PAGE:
this problem appeared to me in a test simulation platform I am using. I answered 3 and... it was wrong!!
then your "simulation platform" was wrong. what platform would that be?
The reason is pretty simple (once you see the answer):
one golden rule of this forum is that, whenever anyone calls something "simple" or "easy", almost invariably whatever that person writes turns out to be wrong. (a nice lesson in humility)
There can be no ties! So it is not possible to maximize the points of two teams to have 6 points each.
this is incorrect.
when the problem states that there are no ties, that means that there are no ties between/among individual runners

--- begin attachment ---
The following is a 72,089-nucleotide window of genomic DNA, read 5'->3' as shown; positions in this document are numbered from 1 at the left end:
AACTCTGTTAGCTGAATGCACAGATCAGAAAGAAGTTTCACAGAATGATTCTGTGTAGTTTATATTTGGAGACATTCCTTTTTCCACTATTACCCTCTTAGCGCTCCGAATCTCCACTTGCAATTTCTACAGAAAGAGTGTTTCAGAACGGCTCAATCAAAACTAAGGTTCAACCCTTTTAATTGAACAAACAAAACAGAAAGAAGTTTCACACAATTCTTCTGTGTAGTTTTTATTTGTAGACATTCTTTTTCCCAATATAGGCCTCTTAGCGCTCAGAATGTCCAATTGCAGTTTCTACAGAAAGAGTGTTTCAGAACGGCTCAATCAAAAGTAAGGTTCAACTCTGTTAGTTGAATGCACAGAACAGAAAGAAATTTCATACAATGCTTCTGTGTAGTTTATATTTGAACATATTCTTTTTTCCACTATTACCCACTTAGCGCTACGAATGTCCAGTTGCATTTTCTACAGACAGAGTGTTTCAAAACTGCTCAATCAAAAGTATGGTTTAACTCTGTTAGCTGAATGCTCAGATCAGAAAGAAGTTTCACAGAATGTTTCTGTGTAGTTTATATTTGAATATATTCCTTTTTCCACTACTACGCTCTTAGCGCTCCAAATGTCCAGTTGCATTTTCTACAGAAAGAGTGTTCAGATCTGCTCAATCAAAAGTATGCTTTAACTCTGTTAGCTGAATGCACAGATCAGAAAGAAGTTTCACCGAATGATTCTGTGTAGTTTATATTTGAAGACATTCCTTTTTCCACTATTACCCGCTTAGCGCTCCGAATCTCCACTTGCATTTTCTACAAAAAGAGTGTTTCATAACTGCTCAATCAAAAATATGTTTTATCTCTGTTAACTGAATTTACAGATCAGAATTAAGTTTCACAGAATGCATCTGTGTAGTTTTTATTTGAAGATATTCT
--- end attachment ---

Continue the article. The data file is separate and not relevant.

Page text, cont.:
in the race. i.e., only one runner got 1st place, only one runner got 2nd place, etc.
under those circumstances, it's still possible for two teams to earn six points:
* one team can get 1st place (= 5 points) and 5th place (= 1 point).
* one team can get 2nd place (= 4 points) and 4th place (= 2 points).
that leaves only 3rd place for the last team, which will thus earn 3 points.
Congrats if someone gets this right for the first time. I am really surprised (and angry) about how tricky can this exam be...
actually, one remarkable characteristic of the real gmat (as opposed to your flawed "simulation platform", whichever that might be) is that it has no
there are certainly questions on which you must read very carefully, and must double-check to make sure you're obeying all the conditions -- but there aren't really questions that stick their proverbial foot out and trip you up. (if there were such a question, it would get thrown out while it was still experimental -- it wouldn't have the right profile of right and wrong answers.)
on the other hand, if you are using practice-test software with incorrect answers in the key, then ... ya, that's tricky. |: